WORKS: Piano Trio in C, Of. 87; Piano Trio in D minor, Op. 49
PERFORMER: Myra Hess, Mieczystaw Horszowski (piano), Joseph Szigeti, Alexander Schneider (violin), Pablo Casals (cello)
CATALOGUE NO: SMK 66571 ADD mono/stereo (1953/62)
‘The work of all artists stands as a symbol of human freedom; no one has enriched that freedom more signally than Pablo Casals’; President John Kennedy’s tribute to the great Catalan cellist on the occasion of his fabled White House appearance in 1961 resounds eloquendy across the decades in these reissues. A passionate antagonist of tyranny and injustice, Casals withdrew from public life in 1945, having settled in Prades as a refugee in 1939. His return to the concert stage during festivals at Prades and Perpignan between 1950 and 1966, was catalogued by inspirational performances originally mustered on mediocre-sounding Columbia LPs.
Casals directed Mozart with regimented authority, as confirmed by accounts ofEine kleine Nachtmusik and the Symphony No. 29. Marcel Tabuteau’s oboe contribution in the K251 Divertimento was dimly chronicled by a murky Columbia master. Of the piano concertos, however, the hitherto unreleased K466 proves unexpectedly serviceable, although Serkin’s account of K482, exultant and miraculous, utterly transcends Yvonne Lefdmre in the other work. But the Bach performances from the inaugural 1950 Prades event are unforgettable; Casals recorded these sonatas, written for viola da gamba with pianist Paul Baumgartner, and directed the Festival Orchestra in the Fourth Brandenburg Concerto. If the latter recalls inflated pre-war emasculations from the Busch ensemble and odiers, the Sonatas evince a grandeur and humanity that was quintessential Casals, and in uncommonly decent sound.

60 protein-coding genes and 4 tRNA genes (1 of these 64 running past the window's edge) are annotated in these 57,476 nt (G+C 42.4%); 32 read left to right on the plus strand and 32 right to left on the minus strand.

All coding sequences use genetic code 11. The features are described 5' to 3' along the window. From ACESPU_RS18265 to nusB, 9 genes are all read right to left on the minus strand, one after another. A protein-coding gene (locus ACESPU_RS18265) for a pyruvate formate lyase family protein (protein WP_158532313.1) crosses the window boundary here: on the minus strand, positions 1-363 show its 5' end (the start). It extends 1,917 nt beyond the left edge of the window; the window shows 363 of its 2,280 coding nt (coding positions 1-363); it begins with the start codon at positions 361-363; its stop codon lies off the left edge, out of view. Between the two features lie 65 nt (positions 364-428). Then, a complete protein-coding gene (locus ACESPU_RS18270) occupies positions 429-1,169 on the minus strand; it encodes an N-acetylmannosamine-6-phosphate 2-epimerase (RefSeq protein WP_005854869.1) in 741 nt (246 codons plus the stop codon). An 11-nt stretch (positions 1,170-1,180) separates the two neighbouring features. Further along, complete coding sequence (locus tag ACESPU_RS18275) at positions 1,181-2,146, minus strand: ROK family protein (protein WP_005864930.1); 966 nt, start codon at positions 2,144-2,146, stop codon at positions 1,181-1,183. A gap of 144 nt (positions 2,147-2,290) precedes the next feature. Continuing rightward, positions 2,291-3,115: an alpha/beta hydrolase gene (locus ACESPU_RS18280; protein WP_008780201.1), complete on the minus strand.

The Hungarian violinist Joseph Szigeti joined Casals and Myra Hess in 1952; their collaboration in Brahms’s C major Trio was entirely creditable, yet, nine years later, on 13 November 1961, CBS microphones positioned in the East Room of the White House would document one of the great musical events of the century. Casals, violinist Alexander Schneider and pianist Mieczystaw Horszowski performed the first of Mendelssohn’s Trios, at President Kennedy’s behest; Sony’s decision to withhold the remainder of the programme from this series, originally circulated as CBS BRG 72035, is unfathomable.
Last in this clutch of reissues comes a selection of Casals encores, fascinating memorabilia spanning almost forty years of performing; an invaluable addition to Sony’s Casals discography, though at barely fifty minutes’ duration, and given the rudimentary nature of much of the sound here, this disc has less general appeal than the foregoing. Nonetheless, every collector for whom Casals’s artistry was synonymous with libertarianism and a desire to advance the day of universal peace, should hear these discs. Michael Jameson